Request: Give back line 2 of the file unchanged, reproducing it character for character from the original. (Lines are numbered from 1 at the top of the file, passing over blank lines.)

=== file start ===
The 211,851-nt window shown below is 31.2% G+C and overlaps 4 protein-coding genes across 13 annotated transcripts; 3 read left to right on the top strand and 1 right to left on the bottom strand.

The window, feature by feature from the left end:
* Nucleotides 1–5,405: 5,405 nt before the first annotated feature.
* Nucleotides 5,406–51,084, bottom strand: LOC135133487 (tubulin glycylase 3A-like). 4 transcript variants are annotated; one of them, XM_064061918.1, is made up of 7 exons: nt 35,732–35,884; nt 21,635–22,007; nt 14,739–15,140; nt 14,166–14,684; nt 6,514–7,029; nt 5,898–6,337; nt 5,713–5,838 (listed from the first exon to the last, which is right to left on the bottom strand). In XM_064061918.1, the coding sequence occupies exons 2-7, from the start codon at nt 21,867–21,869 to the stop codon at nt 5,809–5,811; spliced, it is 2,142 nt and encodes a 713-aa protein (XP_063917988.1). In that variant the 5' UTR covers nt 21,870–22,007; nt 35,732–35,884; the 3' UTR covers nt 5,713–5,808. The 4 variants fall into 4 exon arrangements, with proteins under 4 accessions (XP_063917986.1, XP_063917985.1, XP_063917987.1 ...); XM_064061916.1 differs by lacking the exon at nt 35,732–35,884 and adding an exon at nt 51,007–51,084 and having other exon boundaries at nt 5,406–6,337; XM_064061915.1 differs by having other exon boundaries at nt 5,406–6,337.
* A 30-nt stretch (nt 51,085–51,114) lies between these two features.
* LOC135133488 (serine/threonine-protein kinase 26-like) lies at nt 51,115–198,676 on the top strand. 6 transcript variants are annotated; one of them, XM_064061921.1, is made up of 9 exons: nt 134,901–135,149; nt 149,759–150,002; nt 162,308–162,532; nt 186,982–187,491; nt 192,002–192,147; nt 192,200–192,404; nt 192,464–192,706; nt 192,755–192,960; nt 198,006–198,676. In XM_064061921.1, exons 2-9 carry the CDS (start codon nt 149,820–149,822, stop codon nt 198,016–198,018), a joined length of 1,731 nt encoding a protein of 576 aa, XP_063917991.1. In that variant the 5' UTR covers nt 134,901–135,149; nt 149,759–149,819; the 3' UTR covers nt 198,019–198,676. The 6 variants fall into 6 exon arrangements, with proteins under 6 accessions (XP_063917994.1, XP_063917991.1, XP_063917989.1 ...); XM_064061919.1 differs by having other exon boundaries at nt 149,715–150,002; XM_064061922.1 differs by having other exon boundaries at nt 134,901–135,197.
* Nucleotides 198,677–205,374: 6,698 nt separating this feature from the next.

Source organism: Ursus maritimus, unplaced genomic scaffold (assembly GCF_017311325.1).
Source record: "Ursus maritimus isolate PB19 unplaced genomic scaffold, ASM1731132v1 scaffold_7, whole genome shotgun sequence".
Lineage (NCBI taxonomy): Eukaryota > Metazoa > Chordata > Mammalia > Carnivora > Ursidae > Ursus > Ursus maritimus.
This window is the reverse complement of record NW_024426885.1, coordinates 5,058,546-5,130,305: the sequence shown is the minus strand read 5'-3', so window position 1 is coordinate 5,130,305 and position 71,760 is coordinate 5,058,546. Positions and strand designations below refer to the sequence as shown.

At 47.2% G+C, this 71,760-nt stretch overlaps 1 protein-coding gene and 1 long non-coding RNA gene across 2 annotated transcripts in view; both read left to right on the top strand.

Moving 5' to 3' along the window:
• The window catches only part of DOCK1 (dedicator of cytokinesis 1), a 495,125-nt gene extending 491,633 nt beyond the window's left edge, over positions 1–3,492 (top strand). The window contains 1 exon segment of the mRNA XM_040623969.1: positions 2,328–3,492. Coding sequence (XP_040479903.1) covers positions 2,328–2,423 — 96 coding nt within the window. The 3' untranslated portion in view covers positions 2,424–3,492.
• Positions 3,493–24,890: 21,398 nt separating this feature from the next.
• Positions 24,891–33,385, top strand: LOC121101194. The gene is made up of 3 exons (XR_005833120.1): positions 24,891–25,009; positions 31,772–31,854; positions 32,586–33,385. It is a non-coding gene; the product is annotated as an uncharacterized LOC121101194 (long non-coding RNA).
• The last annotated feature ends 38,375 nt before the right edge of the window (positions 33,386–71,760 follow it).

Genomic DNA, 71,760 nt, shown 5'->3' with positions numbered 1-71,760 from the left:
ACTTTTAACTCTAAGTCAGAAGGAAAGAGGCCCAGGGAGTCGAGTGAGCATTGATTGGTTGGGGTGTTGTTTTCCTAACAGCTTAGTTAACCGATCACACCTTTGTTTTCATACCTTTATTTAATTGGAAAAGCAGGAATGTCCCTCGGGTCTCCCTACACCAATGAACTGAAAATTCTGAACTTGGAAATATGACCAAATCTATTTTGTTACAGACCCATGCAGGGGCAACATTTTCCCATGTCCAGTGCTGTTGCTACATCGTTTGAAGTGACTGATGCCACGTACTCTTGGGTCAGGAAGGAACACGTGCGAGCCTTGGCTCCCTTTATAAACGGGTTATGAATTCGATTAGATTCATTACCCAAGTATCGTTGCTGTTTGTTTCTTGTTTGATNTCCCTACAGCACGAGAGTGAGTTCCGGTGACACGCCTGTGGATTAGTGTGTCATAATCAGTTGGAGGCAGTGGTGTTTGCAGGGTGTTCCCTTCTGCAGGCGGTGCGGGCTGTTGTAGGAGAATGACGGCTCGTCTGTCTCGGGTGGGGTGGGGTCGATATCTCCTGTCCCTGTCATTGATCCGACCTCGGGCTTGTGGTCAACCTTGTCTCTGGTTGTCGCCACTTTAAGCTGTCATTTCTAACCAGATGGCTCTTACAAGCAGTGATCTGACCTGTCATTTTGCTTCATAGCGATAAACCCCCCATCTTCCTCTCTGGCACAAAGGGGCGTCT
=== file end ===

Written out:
The window, feature by feature from the left end: